This is part of a series of articles on games in Warsaw – click here for the introduction and links to all the other articles.
Dom Kluczy isn’t easy to find, hiding as it as in the middle of a residential building and, when you do eventually find your way to the venue, there’s no real waiting area. You’d be forgiven for starting the game expecting a disappointing experience. Except at the last minute, just before you enter the game, you’re given something that makes you realise that this is going to be a very special experience indeed.
I’ve played plenty of games where there’s a bit of outside story, some theatre before the main event, but this took it one step further with a relatively small touch that added gravitas to the experience. Little touches like that can make a huge difference to how you experience a game and, in this case, it explained why a room that on paper wouldn’t have been that exciting got recommendations from more people than any other company in the city.
The Testament (4 stars)
Inside, you’re greeted by a large, beautiful old office full of interesting things to look at. It’s on the grander scale of this style of game, but it’s definitely not sufficient in and of itself to make it a great game. As you wander round the room, you’ll find a dizzying array of padlocks – they take pride in not reusing lock types: if you’ve found a code or key, you’ll know which lock it’s for instantly, because there’s only one it could possible fit. Indeed, one of the locks was so unusual that it required a set of instructions to operate.
Throughout the experience, they provide subtle references to the relative whose last will and testament is the subject of the game. You could easily ignore these and still do fine in the room, but I’d recommend paying attention. There’s a story interleaved through the experience that comes out subtly but is well worth the effort – a story that’s suggestive of a much richer world in the designer’s mind than you actually get to experience in the game. That bodes well for the future, because they are planning three more games leading on from this one.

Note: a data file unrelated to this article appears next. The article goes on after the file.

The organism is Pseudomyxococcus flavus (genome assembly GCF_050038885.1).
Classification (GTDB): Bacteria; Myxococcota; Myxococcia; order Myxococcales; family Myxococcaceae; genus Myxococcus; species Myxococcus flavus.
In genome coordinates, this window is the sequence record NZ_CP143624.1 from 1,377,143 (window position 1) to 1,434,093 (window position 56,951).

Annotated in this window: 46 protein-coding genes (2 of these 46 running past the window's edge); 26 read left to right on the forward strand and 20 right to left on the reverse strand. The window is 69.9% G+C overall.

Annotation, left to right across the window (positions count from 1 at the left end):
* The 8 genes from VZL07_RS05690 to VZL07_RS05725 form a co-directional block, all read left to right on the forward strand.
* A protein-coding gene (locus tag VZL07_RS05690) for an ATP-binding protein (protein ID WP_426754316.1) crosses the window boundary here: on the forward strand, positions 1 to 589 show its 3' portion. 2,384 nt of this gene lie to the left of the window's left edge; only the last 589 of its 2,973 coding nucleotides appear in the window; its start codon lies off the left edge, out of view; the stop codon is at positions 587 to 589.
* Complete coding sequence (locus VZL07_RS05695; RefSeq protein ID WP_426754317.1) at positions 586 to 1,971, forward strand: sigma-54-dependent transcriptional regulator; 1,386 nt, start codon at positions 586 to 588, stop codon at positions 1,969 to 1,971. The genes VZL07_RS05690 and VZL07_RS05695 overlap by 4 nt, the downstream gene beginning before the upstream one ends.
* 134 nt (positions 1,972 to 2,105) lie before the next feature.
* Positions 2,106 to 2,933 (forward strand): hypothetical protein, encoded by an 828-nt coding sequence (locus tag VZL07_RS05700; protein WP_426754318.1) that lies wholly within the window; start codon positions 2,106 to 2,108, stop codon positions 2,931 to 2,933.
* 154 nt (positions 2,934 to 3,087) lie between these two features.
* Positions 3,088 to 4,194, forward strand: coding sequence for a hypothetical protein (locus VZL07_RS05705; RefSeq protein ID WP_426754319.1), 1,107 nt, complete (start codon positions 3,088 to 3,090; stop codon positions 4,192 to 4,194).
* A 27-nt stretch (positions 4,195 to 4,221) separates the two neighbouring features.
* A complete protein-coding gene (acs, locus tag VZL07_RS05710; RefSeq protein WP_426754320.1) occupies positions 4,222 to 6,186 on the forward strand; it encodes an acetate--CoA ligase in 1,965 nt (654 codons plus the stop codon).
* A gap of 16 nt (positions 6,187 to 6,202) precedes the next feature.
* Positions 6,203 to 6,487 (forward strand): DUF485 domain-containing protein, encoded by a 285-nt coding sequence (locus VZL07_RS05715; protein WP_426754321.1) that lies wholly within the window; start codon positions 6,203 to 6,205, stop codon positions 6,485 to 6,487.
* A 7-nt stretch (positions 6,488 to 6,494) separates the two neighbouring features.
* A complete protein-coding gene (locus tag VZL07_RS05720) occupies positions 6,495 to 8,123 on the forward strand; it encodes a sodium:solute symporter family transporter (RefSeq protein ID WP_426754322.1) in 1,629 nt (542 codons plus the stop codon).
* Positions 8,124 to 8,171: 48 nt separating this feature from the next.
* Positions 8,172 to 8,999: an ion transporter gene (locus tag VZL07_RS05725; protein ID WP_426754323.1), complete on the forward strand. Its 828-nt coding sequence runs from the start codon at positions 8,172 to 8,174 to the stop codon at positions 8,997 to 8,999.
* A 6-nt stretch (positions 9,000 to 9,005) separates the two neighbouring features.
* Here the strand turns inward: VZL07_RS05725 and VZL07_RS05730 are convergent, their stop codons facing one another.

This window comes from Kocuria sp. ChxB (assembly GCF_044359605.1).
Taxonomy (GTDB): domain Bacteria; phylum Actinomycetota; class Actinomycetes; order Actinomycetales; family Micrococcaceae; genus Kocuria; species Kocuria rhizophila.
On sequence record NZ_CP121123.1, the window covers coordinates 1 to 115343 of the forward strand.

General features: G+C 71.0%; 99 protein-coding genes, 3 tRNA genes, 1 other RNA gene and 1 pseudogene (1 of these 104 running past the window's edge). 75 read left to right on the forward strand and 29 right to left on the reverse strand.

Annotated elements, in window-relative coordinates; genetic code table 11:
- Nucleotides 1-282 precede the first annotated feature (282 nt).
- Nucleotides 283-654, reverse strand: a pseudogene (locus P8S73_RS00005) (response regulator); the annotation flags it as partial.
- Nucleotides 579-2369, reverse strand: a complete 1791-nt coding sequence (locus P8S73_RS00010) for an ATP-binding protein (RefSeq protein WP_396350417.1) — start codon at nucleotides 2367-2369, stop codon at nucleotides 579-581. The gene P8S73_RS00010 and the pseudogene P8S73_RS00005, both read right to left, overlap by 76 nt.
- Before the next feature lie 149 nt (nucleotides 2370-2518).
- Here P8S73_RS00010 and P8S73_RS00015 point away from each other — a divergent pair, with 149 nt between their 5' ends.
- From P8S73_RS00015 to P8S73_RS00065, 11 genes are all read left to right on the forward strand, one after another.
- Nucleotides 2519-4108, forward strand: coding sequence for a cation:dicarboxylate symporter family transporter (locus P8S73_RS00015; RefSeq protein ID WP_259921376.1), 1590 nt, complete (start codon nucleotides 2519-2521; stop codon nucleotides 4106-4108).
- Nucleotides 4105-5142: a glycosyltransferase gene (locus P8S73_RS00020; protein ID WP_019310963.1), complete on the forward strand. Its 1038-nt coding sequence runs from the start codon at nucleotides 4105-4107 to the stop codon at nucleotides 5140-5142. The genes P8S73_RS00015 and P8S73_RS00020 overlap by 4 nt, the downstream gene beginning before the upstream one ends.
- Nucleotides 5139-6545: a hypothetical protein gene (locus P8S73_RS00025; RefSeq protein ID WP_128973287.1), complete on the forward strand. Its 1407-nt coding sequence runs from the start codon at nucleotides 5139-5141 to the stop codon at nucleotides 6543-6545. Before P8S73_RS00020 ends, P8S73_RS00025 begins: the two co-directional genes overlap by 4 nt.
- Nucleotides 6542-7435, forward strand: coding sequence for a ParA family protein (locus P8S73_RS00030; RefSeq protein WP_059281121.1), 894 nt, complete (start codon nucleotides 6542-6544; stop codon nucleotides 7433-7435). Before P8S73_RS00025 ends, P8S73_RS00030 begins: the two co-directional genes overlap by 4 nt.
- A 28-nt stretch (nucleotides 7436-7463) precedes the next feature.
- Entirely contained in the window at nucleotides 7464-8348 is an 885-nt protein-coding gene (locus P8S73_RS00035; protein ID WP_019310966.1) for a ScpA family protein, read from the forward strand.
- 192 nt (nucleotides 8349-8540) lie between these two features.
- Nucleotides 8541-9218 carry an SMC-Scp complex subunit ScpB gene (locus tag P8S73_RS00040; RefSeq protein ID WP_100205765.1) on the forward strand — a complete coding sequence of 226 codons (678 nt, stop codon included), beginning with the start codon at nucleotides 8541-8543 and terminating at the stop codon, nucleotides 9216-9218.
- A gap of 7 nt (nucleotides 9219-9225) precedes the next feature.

The game is entirely linear, with just enough direction to take you from one puzzle to the next. The puzzles aren’t quite as varied as I’d have liked, with a certain style as to how they’re constructed. That said, if you like your puzzles to be presented in an engaging manner, then this will be right up your street. While the answers were all gettable (we took a single clue for an embarrassing “in plain sight” search fail), it often felt like they required just a bit more of a stretch than I’d have liked. Fortunately, there was just enough direction to make it clear which puzzle we were meant to be working on at any given point and so, usually with a little bit of discussion among the team members, we managed to find our way to the answers.
They allocate around ninety minutes to the experience. In the end, all our teams took somewhere around half that time with no more than a clue to complete the game. That worries me a little because I don’t see how you could play the full ninety minutes and still be having fun. It’s in keeping with their experience, though – I think they’ve allowed enough time to ensure that no team feels rushed. If you get frustrated, then they’re on hand to offer clues via email (yes, really) – a non-intrusive way of making the game flow smoothly.
Finally, it’s worth mentioning that this is a company that’s willing to go the extra mile. One of our players had an extreme allergy to something in the room, something which had fortunately been spotted by one of our sister teams on their visit a couple of days earlier. To make it work for us, they removed the offending item, cleaned the entire room and bought a pack of latex gloves so that she could still participate in the experience in safety. I think that sums up the kind of experience they offer – it’s that attention to detail and constant attempt to craft a better experience that has people constantly recommending them. And you can add one more person to that list.
That’s all on Dom Kluczy– want to read more about Warsaw games? Click here to head back to the main Warsaw page.